The Writing Process: the imrortance of getting into your characters’ heads

In March, I wrote a post called Write about what you know.

Last week, I was thinking about Writers, and how they must transcend what they don’t know from experience in order to tell a tale.

Oscar Wilde came to mind. He was a Writer who didn’t worry about what he knew or didn’t, but stepped into his characters’ heads and knew what they did, and felt what they felt.

The Importance of Being Earnest was first performed on February 14, 1895 and the text of the play is available from Google Books and Project Gutenburg. If you haven’t read it, I urge you to download it today. It’s a fabulous comedy, free, and not all that long. Granted, some of the dialog is composed of very long sentences, but that’s the nature of 19th century writing, and Oscar Wilde is by no means the most verbose Writer of his time.

In the second act, Gwendolen and Cecily both believe that the other has deceived her and conspired to marry the same man. Insults fly.

Cecily. Do you suggest, Miss Fairfax, that I entrapped Ernest into an engagement? How dare you? This is no time for wearing the shallow mask of manners. When I see a spade I call it a spade.

Gwendolen. [Satirically.] I am glad to say that I have never seen a spade. It is obvious that our social spheres have been widely different.


Each insult ups the previous one, and although Cecily and Gwendolen both speak in a similar fashion, it is not unreasonable to accept that as a result of the times and also as good characterization of upper-class ladies.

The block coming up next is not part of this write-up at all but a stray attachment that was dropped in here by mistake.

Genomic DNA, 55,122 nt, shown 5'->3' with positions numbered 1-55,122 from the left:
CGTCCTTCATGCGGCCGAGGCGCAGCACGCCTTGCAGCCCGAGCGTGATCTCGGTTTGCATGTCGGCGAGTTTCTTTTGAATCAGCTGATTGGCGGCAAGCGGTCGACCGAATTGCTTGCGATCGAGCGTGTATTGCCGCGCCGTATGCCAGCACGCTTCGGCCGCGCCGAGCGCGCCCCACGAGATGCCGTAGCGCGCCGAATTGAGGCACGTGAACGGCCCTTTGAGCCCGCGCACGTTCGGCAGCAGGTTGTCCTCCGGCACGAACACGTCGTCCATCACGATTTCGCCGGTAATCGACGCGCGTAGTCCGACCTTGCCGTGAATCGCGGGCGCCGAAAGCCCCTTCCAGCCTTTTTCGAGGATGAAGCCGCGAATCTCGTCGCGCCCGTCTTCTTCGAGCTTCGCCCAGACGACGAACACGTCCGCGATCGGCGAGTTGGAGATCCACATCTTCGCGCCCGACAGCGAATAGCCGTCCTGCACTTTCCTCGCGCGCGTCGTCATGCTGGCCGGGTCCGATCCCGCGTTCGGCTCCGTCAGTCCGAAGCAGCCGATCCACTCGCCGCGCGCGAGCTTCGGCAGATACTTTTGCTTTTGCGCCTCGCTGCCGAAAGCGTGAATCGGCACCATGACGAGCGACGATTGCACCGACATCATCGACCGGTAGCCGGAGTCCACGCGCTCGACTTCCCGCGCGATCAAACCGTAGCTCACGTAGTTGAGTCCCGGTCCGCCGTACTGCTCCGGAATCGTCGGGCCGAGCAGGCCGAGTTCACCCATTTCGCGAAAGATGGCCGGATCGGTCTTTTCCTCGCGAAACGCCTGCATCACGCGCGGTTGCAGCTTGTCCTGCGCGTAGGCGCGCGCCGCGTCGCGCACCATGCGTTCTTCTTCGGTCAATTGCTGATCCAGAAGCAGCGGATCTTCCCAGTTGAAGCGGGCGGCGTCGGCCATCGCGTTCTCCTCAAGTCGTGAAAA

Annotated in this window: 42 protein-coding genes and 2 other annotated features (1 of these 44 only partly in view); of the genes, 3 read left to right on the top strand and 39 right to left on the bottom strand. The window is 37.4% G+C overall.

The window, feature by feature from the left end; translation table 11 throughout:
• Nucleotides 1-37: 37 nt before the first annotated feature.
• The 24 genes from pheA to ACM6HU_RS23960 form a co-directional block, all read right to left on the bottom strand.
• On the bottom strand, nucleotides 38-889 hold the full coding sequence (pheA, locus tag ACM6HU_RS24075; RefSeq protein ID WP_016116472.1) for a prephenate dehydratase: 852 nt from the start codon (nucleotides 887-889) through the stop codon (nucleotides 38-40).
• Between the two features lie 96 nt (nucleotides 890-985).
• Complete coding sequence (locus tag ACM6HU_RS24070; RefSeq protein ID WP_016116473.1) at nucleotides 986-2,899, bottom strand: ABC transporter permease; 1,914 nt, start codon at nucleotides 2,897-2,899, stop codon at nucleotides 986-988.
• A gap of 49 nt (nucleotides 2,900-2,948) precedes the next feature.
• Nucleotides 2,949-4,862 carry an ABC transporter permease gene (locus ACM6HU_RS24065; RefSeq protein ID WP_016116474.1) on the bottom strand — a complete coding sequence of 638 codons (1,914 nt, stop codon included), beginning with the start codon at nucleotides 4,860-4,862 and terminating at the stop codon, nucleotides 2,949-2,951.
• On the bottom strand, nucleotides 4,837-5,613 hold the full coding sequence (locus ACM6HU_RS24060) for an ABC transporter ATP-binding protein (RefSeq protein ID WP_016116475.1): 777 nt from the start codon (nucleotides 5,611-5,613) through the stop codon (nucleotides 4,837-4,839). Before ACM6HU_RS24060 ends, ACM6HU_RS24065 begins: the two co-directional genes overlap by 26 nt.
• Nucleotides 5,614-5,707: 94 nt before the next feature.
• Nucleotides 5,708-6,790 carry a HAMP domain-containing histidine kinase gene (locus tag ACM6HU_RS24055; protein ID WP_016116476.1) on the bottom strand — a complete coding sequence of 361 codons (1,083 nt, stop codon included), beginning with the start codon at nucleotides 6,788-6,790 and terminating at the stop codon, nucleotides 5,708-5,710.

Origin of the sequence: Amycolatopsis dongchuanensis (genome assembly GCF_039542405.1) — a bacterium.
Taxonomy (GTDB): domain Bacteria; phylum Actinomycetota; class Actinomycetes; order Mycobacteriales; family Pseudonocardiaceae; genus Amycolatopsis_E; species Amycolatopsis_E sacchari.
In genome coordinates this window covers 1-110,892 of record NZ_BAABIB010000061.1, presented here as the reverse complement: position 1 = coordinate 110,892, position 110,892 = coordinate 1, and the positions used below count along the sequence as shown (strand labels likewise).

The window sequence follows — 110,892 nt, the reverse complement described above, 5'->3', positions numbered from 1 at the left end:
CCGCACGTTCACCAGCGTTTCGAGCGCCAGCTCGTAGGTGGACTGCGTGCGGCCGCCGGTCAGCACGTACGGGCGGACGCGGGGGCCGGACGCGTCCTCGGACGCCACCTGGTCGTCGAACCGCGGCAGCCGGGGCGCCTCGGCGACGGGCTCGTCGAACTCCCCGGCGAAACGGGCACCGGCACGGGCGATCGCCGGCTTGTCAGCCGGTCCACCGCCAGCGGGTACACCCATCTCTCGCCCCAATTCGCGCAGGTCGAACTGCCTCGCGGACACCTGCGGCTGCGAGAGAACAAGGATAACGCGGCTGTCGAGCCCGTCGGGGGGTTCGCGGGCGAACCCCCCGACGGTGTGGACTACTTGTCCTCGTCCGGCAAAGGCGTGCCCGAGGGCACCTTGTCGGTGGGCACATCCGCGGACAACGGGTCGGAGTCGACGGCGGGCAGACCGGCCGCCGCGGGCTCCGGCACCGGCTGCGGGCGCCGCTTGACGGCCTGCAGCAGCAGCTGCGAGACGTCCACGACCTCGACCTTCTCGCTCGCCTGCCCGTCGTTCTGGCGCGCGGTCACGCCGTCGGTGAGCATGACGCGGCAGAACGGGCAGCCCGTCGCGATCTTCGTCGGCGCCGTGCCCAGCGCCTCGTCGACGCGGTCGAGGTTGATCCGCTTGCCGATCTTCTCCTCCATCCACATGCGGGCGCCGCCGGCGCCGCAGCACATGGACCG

As both a Reader and a Writer, it is clear to me that Oscar Wilde wrote both what he knew, and what he did not.

He knew the social graces of his time and how young women spoke to each other. He had the capacity to get himself into their heads, and he used it, and used it well. He was not a young lady in love, but his imagination and general knowledge allowed him to create a play in which all the characters acted and spoke like people of that time.

The importance of knowing your characters cannot be overstated and should not be underestimated.

While it can be helpful and entertaining to use your own life experiences in your writing, knowing what you are writing about is not the only gateway to a well-written play, novel, or short story. Imagination is the key. Stepping into your characters’ heads will unlock their worlds, and you can and should use research to guide you, but ultimately, becoming your characters is your most valuable tool as a Writer — besides your pen or keyboard.

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